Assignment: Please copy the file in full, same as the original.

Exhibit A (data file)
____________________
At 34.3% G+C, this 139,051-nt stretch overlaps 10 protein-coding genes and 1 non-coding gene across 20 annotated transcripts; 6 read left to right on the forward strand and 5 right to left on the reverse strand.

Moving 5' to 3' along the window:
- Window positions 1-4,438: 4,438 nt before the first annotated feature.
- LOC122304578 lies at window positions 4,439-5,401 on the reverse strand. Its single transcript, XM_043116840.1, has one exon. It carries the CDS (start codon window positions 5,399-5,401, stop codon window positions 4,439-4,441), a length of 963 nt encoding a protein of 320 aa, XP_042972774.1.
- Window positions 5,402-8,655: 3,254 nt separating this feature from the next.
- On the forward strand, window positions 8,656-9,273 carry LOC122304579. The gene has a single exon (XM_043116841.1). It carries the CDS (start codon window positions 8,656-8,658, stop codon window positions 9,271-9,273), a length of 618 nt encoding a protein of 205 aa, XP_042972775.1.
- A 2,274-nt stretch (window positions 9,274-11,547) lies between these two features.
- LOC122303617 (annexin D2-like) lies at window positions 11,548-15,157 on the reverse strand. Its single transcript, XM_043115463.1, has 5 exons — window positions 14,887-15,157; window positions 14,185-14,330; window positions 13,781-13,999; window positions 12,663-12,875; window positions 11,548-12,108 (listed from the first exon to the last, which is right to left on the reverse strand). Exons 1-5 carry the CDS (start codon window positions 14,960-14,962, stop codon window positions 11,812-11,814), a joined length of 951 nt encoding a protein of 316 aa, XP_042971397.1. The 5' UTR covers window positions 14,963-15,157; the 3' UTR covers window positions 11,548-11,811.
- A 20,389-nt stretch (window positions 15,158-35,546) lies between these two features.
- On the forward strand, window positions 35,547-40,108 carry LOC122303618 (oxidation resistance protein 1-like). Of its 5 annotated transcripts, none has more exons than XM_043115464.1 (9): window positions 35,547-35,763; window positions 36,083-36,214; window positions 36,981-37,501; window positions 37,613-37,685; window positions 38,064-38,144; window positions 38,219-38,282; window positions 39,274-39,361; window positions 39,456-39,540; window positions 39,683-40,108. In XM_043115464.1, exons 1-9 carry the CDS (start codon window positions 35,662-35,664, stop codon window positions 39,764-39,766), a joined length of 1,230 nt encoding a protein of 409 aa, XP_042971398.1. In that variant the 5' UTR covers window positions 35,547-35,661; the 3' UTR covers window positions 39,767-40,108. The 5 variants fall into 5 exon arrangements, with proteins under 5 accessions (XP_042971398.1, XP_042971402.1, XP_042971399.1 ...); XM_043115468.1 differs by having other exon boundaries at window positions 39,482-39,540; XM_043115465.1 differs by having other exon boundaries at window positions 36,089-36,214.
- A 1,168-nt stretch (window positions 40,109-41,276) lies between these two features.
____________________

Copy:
At 34.3% G+C, this 139,051-nt stretch overlaps 10 protein-coding genes and 1 non-coding gene across 20 annotated transcripts; 6 read left to right on the forward strand and 5 right to left on the reverse strand.

Moving 5' to 3' along the window:
- Window positions 1-4,438: 4,438 nt before the first annotated feature.
- LOC122304578 lies at window positions 4,439-5,401 on the reverse strand. Its single transcript, XM_043116840.1, has one exon. It carries the CDS (start codon window positions 5,399-5,401, stop codon window positions 4,439-4,441), a length of 963 nt encoding a protein of 320 aa, XP_042972774.1.
- Window positions 5,402-8,655: 3,254 nt separating this feature from the next.
- On the forward strand, window positions 8,656-9,273 carry LOC122304579. The gene has a single exon (XM_043116841.1). It carries the CDS (start codon window positions 8,656-8,658, stop codon window positions 9,271-9,273), a length of 618 nt encoding a protein of 205 aa, XP_042972775.1.
- A 2,274-nt stretch (window positions 9,274-11,547) lies between these two features.
- LOC122303617 (annexin D2-like) lies at window positions 11,548-15,157 on the reverse strand. Its single transcript, XM_043115463.1, has 5 exons — window positions 14,887-15,157; window positions 14,185-14,330; window positions 13,781-13,999; window positions 12,663-12,875; window positions 11,548-12,108 (listed from the first exon to the last, which is right to left on the reverse strand). Exons 1-5 carry the CDS (start codon window positions 14,960-14,962, stop codon window positions 11,812-11,814), a joined length of 951 nt encoding a protein of 316 aa, XP_042971397.1. The 5' UTR covers window positions 14,963-15,157; the 3' UTR covers window positions 11,548-11,811.
- A 20,389-nt stretch (window positions 15,158-35,546) lies between these two features.
- On the forward strand, window positions 35,547-40,108 carry LOC122303618 (oxidation resistance protein 1-like). Of its 5 annotated transcripts, none has more exons than XM_043115464.1 (9): window positions 35,547-35,763; window positions 36,083-36,214; window positions 36,981-37,501; window positions 37,613-37,685; window positions 38,064-38,144; window positions 38,219-38,282; window positions 39,274-39,361; window positions 39,456-39,540; window positions 39,683-40,108. In XM_043115464.1, exons 1-9 carry the CDS (start codon window positions 35,662-35,664, stop codon window positions 39,764-39,766), a joined length of 1,230 nt encoding a protein of 409 aa, XP_042971398.1. In that variant the 5' UTR covers window positions 35,547-35,661; the 3' UTR covers window positions 39,767-40,108. The 5 variants fall into 5 exon arrangements, with proteins under 5 accessions (XP_042971398.1, XP_042971402.1, XP_042971399.1 ...); XM_043115468.1 differs by having other exon boundaries at window positions 39,482-39,540; XM_043115465.1 differs by having other exon boundaries at window positions 36,089-36,214.
- A 1,168-nt stretch (window positions 40,109-41,276) lies between these two features.